Pattison, D. J., Symmons, D. P., Lunt, M., Welch, A., Bingham, S. A., Day, N. E., & Silman, A. J. (2005). Dietary beta-cryptoxanthin and inflammatory polyarthritis: results from a population-based prospective study. The American Journal of Clinical Nutrition, 82(2), pp. 451-5.
Pattison DJ, et al. Dietary Beta-cryptoxanthin and Inflammatory Polyarthritis: Results From a Population-based Prospective Study. Am J Clin Nutr. 2005;82(2):451-5. PubMed PMID: 16087992.
* Article titles in AMA citation format should be in sentence-case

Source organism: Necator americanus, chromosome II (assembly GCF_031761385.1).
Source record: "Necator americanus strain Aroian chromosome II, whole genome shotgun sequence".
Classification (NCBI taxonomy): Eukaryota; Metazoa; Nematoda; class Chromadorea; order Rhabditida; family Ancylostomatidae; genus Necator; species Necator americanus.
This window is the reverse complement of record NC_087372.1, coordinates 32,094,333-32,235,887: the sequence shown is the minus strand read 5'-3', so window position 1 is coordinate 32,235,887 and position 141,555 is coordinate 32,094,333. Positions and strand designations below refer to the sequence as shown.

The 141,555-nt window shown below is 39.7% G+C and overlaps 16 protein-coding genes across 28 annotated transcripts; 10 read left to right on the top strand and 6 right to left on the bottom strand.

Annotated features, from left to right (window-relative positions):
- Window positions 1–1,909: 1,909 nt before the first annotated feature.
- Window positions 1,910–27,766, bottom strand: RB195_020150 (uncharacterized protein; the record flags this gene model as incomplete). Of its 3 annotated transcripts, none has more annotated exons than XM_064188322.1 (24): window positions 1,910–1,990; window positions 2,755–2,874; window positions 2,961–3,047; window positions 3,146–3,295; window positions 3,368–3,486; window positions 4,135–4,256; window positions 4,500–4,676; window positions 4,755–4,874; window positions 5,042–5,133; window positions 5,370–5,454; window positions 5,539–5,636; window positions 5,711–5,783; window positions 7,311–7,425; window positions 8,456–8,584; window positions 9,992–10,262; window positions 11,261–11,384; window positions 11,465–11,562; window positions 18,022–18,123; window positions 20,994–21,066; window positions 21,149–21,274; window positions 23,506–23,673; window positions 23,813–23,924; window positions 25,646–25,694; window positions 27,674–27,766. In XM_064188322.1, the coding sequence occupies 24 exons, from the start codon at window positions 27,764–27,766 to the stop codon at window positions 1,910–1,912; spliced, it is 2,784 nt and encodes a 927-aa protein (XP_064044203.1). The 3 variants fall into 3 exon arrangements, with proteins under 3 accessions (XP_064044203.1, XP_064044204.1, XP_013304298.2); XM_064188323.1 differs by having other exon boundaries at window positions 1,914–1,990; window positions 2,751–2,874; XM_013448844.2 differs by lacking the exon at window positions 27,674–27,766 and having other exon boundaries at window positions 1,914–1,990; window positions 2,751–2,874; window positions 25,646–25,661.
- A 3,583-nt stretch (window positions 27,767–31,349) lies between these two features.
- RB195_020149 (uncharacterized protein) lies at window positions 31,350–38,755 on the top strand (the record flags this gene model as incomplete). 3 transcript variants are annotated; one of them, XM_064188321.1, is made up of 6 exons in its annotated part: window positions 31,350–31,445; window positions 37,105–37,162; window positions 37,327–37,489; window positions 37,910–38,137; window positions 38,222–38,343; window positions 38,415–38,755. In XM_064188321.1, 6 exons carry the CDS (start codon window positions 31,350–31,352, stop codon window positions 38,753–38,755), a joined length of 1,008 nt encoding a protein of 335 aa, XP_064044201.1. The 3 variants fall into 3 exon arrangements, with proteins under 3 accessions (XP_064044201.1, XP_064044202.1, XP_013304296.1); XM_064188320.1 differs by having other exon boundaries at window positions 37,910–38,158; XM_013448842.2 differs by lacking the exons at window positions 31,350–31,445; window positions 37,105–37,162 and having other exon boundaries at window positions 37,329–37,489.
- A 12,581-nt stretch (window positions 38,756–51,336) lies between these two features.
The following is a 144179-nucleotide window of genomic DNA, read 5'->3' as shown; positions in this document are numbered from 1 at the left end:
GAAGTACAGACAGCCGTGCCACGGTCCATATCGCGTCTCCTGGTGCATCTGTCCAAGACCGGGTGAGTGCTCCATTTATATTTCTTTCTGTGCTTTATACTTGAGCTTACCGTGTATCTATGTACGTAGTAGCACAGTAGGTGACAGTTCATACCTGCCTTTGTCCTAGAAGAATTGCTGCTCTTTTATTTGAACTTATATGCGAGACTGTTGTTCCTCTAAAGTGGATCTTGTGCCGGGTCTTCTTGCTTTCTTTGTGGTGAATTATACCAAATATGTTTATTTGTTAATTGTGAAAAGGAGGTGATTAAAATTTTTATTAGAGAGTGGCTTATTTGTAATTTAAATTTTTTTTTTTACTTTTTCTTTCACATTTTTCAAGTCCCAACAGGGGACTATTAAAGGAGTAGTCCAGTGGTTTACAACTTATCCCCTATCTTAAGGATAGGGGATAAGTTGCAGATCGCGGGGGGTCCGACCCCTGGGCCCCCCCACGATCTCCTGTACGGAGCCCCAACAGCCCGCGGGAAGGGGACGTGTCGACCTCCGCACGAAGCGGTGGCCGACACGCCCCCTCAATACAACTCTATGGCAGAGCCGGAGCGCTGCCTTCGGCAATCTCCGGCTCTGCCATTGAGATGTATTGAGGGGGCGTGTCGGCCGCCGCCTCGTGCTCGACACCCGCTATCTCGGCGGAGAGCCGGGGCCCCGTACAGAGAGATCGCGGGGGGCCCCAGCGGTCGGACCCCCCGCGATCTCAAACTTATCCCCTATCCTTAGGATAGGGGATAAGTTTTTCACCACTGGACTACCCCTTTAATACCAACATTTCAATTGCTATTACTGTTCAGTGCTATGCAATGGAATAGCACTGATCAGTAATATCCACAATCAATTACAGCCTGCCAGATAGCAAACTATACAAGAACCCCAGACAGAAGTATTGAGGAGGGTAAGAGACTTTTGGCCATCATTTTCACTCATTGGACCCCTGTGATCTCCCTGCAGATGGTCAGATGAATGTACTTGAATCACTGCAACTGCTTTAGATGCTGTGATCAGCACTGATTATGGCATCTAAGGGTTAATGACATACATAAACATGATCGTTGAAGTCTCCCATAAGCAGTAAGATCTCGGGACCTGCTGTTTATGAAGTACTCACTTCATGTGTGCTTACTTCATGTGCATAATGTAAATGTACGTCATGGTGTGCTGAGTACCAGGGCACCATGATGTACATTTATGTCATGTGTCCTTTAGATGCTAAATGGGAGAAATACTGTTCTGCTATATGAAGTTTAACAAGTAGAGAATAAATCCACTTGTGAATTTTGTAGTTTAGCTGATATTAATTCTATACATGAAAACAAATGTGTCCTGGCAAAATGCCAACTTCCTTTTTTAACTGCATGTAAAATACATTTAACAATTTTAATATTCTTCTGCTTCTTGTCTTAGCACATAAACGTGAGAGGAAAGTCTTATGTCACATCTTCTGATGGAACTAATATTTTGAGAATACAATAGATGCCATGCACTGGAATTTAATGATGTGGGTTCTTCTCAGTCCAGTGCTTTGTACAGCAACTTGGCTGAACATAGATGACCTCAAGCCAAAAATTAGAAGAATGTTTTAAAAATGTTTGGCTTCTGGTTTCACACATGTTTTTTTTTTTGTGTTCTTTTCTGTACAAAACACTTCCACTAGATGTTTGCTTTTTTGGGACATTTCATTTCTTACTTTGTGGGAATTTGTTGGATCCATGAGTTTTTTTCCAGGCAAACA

TY - JOUR T1 - Dietary beta-cryptoxanthin and inflammatory polyarthritis: results from a population-based prospective study. AU - Pattison,Dorothy J, AU - Symmons,Deborah P M, AU - Lunt,Mark, AU - Welch,Ailsa, AU - Bingham,Sheila A, AU - Day,Nicholas E, AU - Silman,Alan J, PY - 2005/8/10/pubmed PY - 2005/9/2/medline PY - 2005/8/10/entrez SP - 451 EP - 5 JF - The American journal of clinical nutrition JO - Am. J. Clin. Nutr. VL - 82 IS - 2 N2 - BACKGROUND: Epidemiologic studies suggest that the antioxidant potential of dietary carotenoids may protect against the oxidative damage that can result in inflammation. OBJECTIVE: We investigated the hypothesis that some dietary carotenoids are associated with a reduced risk of developing inflammatory polyarthritis (IP). DESIGN: The European Prospective Investigation of Cancer Incidence (EPIC)-Norfolk study is a population-based, prospective study of >25,000 subjects who completed a baseline 7-d diet diary and were followed up to identify new cases of IP, which was defined as synovitis that affected > or = 2 joint groups. Dietary carotenoid intakes were computed from the diet diaries of these subjects, and a nested, case-control analysis was undertaken to compare carotenoid intake between case subjects and age- and sex-matched control subjects. RESULTS: Eighty-eight incident cases of IP that occurred in the population surveyed were ascertained via the Norfolk Arthritis Register. The mean daily intakes of zeaxanthin and beta-cryptoxanthin were 20% and 40% lower, respectively, in the cases than in the 176 controls, but there were no significant differences in the intakes of either lutein or lycopene. Those subjects in the top one-third of intake of zeaxanthin and beta-cryptoxanthin were at a lower risk of developing IP than were subjects in the lowest one-third [odds ratios (95% CI): 0.48 (0.24, 0.94) and 0.51 (0.25, 1.02) for zeaxanthin and beta-cryptoxanthin, respectively]. The association with beta-cryptoxanthin was significant after adjustments were made for total energy and protein intakes and for cigarette smoking. CONCLUSION: These data are consistent with previous evidence showing that a modest increase in beta-cryptoxanthin intake, equivalent to one glass of freshly squeezed orange juice per day, is associated with a reduced risk of developing inflammatory disorders such as rheumatoid arthritis. SN - 0002-9165 UR - https://www.unboundmedicine.com/medline/citation/16087992/full_citation L2 - https://academic.oup.com/ajcn/article-lookup/doi/10.1093/ajcn.82.2.451 DB - PRIME DP - Unbound Medicine ER -